Sensitivity to others’ needs is good, but living life with good will is better. We should try not to give offense, but also accept that people make mistakes. If we do not forgive, we will not be forgiven.
Since you cannot have a discussion without first defining what you are talking about, let’s begin with definitions:
Merriam Webster online suggests that Political Correctness means “conforming to a belief that language and practices which could offend political sensibilities (as in matters of sex or race) should be eliminated.”
Wikipedia suggests that “Cross cultural sensitivity is the quality of being aware and accepting of other cultures. This is important because what is acceptable in some countries can be rude or derogatory in others.”
If political correctness means avoiding language and practices, especially in the realm of sex and race, that could offend others, then as a rule political correctness is a virtue, not a vice. Paul taught his readers in Corinth not to give offense (1 Corinthians 10:32). If cultural sensitivity means being aware of and accepting of other cultures, then cultural sensitivity is also generally a good thing. Businesses and other organizations must be sensitive to the needs and wants of all of their stakeholders. It does no good if, through political pig headedness or disdain for other ways of living an organization alienates its customers, its staff, or its community. The problem arises when political correctness and cultural sensitivity come into conflict with the mission a person or organization is tasked to do.
The mission of the US military is to fight and win the nation’s wars; currently the war in Afghanistan. Offending Afghanis and refusing to understand their culture will not improve the American war effort, just as offending people of other races in our own forces will not improve U.S. success in battle. Insofar as political correctness and cultural sensitivity advance the mission of the military, they are good things.
The mission of business is to provide useful goods and services to their customers, jobs for their employees, and profit for their owners. Saint Paul wanted to avoid giving offense to others and he wanted to be culturally sensitive so that he could better accomplish his mission; sharing the Christian message (1 Corinthians 9:19-23). Insofar as political correctness and cultural sensitivity advance the mission of business or religious organizations, they are good things.
This is important in every country, including the United States. Americans of white European and black African descent have diminished as a percentage of the total US population, and American culture has changed in ways that are foolish to ignore.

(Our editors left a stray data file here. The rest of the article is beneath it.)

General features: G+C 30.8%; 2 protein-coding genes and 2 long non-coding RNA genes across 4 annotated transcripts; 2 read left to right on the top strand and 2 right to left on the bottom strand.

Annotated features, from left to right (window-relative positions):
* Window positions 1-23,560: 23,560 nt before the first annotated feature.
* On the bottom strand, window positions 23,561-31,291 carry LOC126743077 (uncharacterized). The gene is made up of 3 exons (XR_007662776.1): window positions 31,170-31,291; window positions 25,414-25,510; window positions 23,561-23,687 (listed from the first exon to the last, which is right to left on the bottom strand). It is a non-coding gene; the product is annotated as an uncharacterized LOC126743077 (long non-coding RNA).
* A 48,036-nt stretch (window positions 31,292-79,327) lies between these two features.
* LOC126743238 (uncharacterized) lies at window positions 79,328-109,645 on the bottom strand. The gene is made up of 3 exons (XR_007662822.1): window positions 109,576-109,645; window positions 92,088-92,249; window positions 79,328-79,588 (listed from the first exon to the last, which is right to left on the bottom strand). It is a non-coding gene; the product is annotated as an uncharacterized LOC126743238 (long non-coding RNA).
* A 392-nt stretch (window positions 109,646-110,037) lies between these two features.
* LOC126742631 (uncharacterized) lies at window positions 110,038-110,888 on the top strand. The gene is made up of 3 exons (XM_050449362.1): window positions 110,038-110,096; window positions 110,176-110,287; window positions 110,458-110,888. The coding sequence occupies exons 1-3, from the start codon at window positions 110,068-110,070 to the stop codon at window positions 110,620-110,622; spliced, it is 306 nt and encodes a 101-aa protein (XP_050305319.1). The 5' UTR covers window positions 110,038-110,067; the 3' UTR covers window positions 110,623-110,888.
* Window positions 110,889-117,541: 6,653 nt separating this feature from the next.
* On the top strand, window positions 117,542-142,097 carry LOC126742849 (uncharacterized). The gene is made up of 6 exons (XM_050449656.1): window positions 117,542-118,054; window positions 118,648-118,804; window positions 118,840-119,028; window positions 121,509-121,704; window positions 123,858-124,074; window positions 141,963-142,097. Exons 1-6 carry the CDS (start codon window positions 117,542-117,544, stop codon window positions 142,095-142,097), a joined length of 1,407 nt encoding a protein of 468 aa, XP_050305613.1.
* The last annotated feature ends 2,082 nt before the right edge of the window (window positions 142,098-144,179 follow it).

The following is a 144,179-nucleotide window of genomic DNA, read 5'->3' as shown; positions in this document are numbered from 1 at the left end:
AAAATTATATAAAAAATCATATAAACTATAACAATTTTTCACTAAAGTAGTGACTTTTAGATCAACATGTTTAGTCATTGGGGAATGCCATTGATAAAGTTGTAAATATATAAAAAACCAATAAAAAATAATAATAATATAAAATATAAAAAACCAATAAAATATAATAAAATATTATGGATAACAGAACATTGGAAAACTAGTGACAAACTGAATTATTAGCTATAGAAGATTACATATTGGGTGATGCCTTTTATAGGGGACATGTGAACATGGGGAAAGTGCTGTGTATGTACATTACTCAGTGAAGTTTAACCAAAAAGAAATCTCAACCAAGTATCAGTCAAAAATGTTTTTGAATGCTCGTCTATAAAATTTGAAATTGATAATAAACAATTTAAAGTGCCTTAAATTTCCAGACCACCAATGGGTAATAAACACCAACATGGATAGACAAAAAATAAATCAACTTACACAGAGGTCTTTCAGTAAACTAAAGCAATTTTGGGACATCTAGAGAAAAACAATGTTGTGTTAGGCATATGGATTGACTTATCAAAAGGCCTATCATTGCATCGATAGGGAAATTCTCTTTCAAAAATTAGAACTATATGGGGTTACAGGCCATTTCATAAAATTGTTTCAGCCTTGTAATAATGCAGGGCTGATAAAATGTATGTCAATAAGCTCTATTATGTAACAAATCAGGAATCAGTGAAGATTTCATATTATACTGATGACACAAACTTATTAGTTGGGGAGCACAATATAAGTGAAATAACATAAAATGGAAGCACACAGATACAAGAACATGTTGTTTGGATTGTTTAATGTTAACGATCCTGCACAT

There comes a time, however, when political correctness harms US military efforts. The refusal of some to call self-proclaimed Islamic terrorists “Islamic” is nothing short of self delusion. It confuses the issues and invites rebuke from those with a better view of reality. Political correctness has also harmed business efforts. Hospitals have hired “cultural personnel” instead of necessary caregivers. They may need interpreters and cultural trainers, but they usually need doctors and nurses more. To compromise the core mission of the organization for the sake of political correctness is wrong; doing more harm than good.
Likewise cultural sensitivity can get in the way of the mission. In the custom of Sati, Hindus in India used to immolate widows on the burial pyres of their husbands. British colonialists stopped that practice in 1829, an excellent example of the virtue of a lack of cultural sensitivity.
As long as the mission is not compromised, political correctness and cultural sensitivity can help the United States better defend its freedoms. When such things become ends in themselves, they hinder soldiers’ ability to keep America free. They also hinder the ability of American businesses, also vital to our national security, to meet the needs of their stakeholders.
Ultimately political correctness and cultural sensitivity are good things, but if allowed to compromise what people and organizations exist for, they diminish everyone’s ability to pursue the life they were created to live.